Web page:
^ Essex County Bus/Rail Connections, NJ Transit, backed up by the
Internet Archive as of May 22, 2009. Accessed November 8, 2011.
^ About Us,
Clara Maass Medical Center. Accessed August 21, 2013.
^ "A Church with a History", The New York Times, August 11, 1895.
Accessed August 21, 2013.
Bill Pascrell Jr.
Bill Pascrell Jr. 300th Anniversary of the Belleville Reformed
Congressional Record 105th Congress (1997-1998), page E419.
March 10, 1997. Accessed August 21, 2013.
^ Platt Adams, Sports Reference LLC. Accessed September 14, 2017.
^ Rowe, Jonathan. "The Gap Between Us", the Christian Science Monitor,
January 24, 1991. Accessed August 14, 2007. "IN his book Growing Up,
Russell Baker; the New York Times columnist, described the kitchen
table of his childhood. It was in Belleville, N.J., during the depths
of the Depression."
^ Staff. "Results Plus", The New York Times, November 18, 1992.
Accessed July 11, 2012. "Jeff Agoos and
Chico Borja of Belleville,
N.J., scored two goals each as the
United States beat Russia, 8-3,
last night in its opening match of the FIFA world indoor championship
in Hong Kong."
^ Milo, Paul. "Report: Caputo Bidding Adieu to Belleville;
Redistricting Compelling Move, Assemblyman Says", Belleville Patch,
April 8, 2011. Accessed December 22, 2014. "There's been another
development in what is proving to be an eventful week in local
politics: Assemblyman Ralph Caputo is leaving Belleville and
relocating to Nutley, where he plans to seek re-election from the 28th
District, according to a published report."
^ Iannetta, Jessica. "'American Ninja' star
Kacy Catanzaro of N.J.: 'I
didn't realize how many other people would care'", The Star-Ledger,
July 18, 2014. Accessed December 22, 2014. "
Kacy Catanzaro grew up
American Ninja Warrior
American Ninja Warrior with her dad on the TV in their
Belleville, N.J. home."
^ Di Ionno, Mark. "N.J.'s Lonnie Bunch: History in the making at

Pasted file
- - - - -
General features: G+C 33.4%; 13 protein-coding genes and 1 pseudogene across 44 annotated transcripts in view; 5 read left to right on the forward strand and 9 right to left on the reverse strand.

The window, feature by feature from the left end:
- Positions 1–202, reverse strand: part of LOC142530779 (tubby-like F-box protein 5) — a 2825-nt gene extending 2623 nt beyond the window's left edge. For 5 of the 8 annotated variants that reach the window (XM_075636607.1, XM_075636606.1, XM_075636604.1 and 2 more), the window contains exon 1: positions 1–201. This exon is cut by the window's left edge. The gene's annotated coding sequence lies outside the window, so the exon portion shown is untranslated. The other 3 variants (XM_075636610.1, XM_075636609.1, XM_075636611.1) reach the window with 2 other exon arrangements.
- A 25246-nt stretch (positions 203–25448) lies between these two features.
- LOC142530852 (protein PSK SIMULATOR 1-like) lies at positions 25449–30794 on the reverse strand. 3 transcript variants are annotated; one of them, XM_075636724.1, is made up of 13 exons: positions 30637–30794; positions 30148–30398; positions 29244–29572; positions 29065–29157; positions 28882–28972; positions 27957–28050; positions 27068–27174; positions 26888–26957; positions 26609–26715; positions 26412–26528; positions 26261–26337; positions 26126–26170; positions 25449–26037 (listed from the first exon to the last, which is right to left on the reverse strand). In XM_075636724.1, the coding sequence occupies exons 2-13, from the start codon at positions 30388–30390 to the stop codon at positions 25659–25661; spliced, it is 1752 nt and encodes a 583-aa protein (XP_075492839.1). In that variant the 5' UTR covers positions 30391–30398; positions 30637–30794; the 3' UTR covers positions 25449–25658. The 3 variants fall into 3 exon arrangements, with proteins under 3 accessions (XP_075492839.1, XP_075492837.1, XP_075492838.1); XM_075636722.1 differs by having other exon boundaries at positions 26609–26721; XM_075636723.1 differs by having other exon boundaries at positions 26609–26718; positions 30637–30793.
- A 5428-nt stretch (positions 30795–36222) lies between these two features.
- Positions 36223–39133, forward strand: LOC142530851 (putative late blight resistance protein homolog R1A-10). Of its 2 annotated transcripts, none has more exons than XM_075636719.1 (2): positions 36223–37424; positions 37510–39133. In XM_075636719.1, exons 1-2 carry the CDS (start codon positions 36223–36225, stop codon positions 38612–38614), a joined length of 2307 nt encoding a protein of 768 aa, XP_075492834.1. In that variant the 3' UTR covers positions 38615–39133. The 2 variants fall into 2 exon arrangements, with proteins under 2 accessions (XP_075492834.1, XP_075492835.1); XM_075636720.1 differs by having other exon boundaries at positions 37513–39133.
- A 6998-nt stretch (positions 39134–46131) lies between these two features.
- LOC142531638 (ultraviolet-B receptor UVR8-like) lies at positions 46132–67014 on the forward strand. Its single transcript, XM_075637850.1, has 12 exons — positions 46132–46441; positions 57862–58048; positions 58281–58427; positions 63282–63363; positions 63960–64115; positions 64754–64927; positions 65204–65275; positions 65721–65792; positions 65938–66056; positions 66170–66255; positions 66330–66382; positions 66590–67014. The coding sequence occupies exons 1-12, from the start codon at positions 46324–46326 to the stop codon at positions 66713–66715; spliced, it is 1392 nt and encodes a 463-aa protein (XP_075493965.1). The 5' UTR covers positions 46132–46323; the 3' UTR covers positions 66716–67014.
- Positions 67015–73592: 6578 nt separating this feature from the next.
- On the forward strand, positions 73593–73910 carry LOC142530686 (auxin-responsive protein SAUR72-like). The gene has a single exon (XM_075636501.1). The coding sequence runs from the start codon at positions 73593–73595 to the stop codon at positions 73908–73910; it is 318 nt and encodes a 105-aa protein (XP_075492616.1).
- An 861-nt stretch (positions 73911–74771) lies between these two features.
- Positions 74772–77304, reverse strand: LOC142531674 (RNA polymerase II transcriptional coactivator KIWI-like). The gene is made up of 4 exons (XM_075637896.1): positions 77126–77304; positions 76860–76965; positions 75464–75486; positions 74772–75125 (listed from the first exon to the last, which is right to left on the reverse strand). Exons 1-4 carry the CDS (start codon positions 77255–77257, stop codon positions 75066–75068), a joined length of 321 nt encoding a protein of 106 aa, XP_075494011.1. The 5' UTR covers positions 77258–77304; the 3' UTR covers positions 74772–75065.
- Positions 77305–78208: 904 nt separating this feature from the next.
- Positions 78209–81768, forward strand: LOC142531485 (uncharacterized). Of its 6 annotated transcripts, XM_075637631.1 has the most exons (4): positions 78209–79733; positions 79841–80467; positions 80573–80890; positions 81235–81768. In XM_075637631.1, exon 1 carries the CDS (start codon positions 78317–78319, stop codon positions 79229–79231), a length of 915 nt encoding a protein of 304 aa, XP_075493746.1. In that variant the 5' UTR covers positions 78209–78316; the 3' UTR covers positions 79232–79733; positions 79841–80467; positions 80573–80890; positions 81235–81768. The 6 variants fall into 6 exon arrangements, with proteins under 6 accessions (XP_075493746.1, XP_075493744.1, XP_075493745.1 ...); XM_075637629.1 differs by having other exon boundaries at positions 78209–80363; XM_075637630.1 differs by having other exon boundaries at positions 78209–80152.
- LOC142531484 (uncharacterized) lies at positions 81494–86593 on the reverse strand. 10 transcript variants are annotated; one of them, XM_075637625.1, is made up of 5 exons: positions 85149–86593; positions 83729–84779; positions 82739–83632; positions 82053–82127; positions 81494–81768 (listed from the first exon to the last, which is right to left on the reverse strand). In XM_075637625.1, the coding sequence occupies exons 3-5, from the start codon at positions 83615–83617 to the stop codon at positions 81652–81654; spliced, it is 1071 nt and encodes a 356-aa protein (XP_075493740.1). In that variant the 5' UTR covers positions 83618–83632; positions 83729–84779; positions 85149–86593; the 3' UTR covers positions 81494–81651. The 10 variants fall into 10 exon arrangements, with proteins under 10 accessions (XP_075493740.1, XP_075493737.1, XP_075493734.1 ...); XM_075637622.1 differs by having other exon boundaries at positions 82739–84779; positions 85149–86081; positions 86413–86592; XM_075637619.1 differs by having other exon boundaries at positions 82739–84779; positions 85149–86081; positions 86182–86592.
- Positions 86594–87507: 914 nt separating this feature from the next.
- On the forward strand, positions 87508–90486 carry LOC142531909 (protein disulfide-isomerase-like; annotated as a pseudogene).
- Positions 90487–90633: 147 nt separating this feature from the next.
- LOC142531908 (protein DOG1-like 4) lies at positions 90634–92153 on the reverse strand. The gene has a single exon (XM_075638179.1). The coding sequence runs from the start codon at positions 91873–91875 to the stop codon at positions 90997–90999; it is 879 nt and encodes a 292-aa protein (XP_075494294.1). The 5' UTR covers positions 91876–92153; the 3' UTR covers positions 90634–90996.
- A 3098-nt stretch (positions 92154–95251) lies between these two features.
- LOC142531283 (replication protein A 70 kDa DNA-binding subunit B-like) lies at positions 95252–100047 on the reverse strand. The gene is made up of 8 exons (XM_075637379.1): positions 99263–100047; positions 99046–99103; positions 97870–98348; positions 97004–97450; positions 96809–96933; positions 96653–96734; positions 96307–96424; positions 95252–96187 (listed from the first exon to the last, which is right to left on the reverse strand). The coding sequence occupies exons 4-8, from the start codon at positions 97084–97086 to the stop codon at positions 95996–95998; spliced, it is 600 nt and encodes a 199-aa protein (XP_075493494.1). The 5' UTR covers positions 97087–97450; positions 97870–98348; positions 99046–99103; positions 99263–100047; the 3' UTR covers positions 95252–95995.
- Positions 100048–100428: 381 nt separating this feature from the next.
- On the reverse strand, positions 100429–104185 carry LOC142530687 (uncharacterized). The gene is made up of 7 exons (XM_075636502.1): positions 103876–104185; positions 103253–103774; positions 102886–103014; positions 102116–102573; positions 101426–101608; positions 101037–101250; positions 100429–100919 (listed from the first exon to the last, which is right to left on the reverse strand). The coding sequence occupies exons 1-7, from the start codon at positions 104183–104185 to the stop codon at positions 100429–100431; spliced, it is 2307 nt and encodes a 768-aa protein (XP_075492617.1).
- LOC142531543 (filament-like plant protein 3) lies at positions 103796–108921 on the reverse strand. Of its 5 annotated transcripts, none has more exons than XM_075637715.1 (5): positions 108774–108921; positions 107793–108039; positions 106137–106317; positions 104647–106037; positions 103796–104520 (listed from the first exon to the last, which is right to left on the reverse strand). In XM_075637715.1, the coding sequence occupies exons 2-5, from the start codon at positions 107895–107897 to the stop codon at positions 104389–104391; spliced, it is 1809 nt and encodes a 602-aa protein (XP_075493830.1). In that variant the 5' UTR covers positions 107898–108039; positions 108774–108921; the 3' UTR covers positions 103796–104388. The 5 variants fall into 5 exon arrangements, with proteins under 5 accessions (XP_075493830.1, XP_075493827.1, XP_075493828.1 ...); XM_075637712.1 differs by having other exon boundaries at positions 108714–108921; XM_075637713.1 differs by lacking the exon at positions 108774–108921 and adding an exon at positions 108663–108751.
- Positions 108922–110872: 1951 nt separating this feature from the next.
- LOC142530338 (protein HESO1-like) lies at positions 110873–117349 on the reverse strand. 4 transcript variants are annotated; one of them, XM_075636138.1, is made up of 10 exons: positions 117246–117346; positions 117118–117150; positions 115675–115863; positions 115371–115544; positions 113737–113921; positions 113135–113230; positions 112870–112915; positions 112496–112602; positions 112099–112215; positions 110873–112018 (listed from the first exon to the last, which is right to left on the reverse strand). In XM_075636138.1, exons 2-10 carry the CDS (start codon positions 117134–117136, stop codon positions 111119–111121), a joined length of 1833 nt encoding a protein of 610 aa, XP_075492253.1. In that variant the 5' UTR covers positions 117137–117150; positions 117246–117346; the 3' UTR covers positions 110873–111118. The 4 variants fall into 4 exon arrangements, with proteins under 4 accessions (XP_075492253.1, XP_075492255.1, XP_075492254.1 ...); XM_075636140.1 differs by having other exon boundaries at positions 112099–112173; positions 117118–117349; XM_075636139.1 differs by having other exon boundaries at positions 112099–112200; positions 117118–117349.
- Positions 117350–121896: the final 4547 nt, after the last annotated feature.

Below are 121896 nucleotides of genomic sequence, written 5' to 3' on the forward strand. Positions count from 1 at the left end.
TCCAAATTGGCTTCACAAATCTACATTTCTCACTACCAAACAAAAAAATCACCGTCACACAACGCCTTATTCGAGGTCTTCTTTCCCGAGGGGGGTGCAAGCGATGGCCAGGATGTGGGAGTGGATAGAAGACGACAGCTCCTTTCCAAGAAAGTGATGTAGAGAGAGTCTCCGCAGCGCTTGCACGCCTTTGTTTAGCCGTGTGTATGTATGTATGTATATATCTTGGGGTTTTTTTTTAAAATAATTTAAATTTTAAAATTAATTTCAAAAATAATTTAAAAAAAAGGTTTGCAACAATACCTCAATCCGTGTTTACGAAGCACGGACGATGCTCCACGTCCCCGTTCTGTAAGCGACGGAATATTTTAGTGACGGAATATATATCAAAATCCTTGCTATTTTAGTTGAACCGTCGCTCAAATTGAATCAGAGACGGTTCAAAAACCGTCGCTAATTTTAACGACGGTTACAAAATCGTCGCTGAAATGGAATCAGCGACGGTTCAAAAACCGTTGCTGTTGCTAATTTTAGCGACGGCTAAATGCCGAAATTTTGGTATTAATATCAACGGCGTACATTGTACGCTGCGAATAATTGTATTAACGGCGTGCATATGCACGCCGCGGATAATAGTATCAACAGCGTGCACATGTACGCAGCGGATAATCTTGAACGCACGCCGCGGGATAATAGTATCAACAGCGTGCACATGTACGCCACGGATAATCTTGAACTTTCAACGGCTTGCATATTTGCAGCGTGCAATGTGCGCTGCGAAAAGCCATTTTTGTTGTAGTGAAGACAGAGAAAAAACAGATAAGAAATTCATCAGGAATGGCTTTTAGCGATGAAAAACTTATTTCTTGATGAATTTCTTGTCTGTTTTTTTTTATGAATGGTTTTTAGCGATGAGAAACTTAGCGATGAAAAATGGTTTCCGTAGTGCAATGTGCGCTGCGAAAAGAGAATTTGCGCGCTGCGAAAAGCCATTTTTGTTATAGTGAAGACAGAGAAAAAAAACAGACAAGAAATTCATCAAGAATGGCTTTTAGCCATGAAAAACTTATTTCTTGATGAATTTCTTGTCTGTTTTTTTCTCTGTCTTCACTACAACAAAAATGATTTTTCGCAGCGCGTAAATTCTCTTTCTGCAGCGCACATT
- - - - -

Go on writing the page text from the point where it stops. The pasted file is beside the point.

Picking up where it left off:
African-American museum", The Star-Ledger, February 13, 2011. Accessed
April 14, 2013. "Not the first, though. Many years later, as a
historian, Bunch learned Belleville had been a place where free blacks
from New York City bought land for country houses in the 19th century.
'One was Samuel Cornish, owner and publisher of the first black-owned
paper in the
United States (founded 1832),' Bunch said."
^ Woo, Elaine. "
Bob Crewe dies at 83; songwriter behind Frankie Valli,
Four Seasons", Los Angeles Times, September 12, 2014. Accessed
December 22, 2014. "Crewe was born Nov. 12, 1930, in Newark, N.J., and
grew up in nearby Belleville, where a couple of future members of the
Four Seasons were born."
^ Roberts, Sam. "Robert Curvin, Scholar Who Fought Bias and Poverty in
Newark, Dies at 81", The New York Times, September 30, 2015. Accessed
May 23, 2016. "
Robert Curvin was born on Feb. 23, 1934, in Belleville,
N.J., a township adjacent to Newark."
^ Clemente, John. Girl Groups: Fabulous Females that Rocked the world,
p. 13. Krause Publications, 2000. Accessed November 4, 2012. " The
belles from Belleville, The Delicates, 1959, (L-R) Arlene Lanzotti,
Peggy Santiglia, Denise Ferri."
^ Mike Devaney, Sports-Reference.com. Accessed December 22, 2014.
^ a b c d Glassberg, Lauren. "A Sneak Peek At Broadway's 'Jersey